I don’t know about you, but this leaves me a little uneasy:
… At its most recent meetings in Destin, Fla., the SEC apparently relaxed its rules concerning non-qualifiers. I was in Destin but missed that development, as did most of the other reporters there, none of whom (at least as far as I have seen in extensive on-line searching) mentioned it at the time. It’s only been referenced in stories about Powe. But here is what Ole Miss athletics director Pete Boone had to say about the change.
‘Basically, the SEC’s initial eligibility rules will generally mirror the NCAA’s, which allow some non-qualifiers to attend school and try to get their grades up before competing,’ Boone told the Clarion-Ledger. ‘The one caveat is that any non-qualifier still has to be approved by the (SEC) commissioner.’
Now, as large as Jerrell Powe is, let’s set him aside for a moment. This is big news. It is a huge change in the way the conference approaches this issue. In the past, the SEC — unlike other leagues — didn’t allow non-qualifiers on campus at all, at least as prospective athletes. A non-qualifier either had to get qualified in prep school or graduate from junior college. Otherwise, they didn’t get on the field, ever.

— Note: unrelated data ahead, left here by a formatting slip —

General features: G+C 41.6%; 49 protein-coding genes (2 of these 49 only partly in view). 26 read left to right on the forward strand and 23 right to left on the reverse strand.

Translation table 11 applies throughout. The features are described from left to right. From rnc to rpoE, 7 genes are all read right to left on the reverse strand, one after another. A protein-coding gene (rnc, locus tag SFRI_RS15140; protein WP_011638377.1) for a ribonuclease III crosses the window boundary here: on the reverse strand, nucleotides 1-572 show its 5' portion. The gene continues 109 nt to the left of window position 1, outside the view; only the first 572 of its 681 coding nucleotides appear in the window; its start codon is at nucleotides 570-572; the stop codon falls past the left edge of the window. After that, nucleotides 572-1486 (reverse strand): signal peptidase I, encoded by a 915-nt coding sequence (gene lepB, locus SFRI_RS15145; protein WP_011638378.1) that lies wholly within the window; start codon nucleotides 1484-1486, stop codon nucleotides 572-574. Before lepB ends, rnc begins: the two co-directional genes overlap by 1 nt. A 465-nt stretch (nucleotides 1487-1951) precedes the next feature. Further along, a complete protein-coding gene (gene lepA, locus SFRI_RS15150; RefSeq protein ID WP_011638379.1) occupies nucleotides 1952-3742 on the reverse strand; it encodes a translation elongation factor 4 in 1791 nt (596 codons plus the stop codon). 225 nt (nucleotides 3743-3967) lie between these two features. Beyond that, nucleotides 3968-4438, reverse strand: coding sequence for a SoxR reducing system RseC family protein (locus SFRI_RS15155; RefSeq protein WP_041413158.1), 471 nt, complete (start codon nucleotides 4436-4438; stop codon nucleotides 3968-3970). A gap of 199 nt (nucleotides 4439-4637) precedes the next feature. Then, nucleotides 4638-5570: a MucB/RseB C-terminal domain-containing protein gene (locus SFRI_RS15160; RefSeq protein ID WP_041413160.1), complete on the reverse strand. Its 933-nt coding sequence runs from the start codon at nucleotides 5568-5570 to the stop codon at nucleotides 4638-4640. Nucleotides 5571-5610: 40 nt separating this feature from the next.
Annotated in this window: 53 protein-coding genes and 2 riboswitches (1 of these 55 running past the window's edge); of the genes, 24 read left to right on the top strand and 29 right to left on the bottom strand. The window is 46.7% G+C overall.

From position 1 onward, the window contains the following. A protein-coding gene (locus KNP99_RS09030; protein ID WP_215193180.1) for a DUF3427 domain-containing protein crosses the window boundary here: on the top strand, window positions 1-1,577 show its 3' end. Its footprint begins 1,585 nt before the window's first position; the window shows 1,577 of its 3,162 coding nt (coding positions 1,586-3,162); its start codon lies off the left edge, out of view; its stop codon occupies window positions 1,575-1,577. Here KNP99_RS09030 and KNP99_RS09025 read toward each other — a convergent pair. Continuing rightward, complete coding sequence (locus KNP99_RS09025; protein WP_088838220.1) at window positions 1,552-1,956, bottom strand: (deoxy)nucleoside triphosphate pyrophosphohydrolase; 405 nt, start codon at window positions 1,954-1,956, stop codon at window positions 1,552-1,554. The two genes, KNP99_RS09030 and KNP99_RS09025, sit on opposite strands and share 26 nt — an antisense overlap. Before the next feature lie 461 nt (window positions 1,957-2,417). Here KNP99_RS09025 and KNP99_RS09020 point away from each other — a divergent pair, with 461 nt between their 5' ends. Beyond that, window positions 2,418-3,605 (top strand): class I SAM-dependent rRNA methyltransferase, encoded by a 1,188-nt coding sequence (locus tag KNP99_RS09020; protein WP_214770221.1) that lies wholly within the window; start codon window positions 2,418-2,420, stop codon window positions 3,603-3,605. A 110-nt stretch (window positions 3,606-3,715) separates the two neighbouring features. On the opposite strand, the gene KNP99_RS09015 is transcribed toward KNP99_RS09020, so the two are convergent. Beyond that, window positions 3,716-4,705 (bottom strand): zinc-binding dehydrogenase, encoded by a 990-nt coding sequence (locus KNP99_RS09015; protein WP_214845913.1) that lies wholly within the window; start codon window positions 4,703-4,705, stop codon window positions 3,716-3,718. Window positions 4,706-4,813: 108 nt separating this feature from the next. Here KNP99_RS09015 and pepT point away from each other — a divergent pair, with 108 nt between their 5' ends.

Perhaps this new rule could be called ‘Saban Rule II.’ You might remember the mini-controversy that some people attempted to stir last fall when Saban, in response to a direct question about the University of South Florida, raised just this point. (I know it is hard to keep up with all the media-generated Saban mini-controversies.) The Alabama coach correctly referred to the differences in what a Big East school could do and what an SEC school could do, and this is exactly the difference he was talking about.
Talk about your slippery slopes. Mike Slive has to approve these recruits? What do you think the odds are that he says yes to one school and no to another? And if he were to do something like that, what sort of uproar do you think that would generate?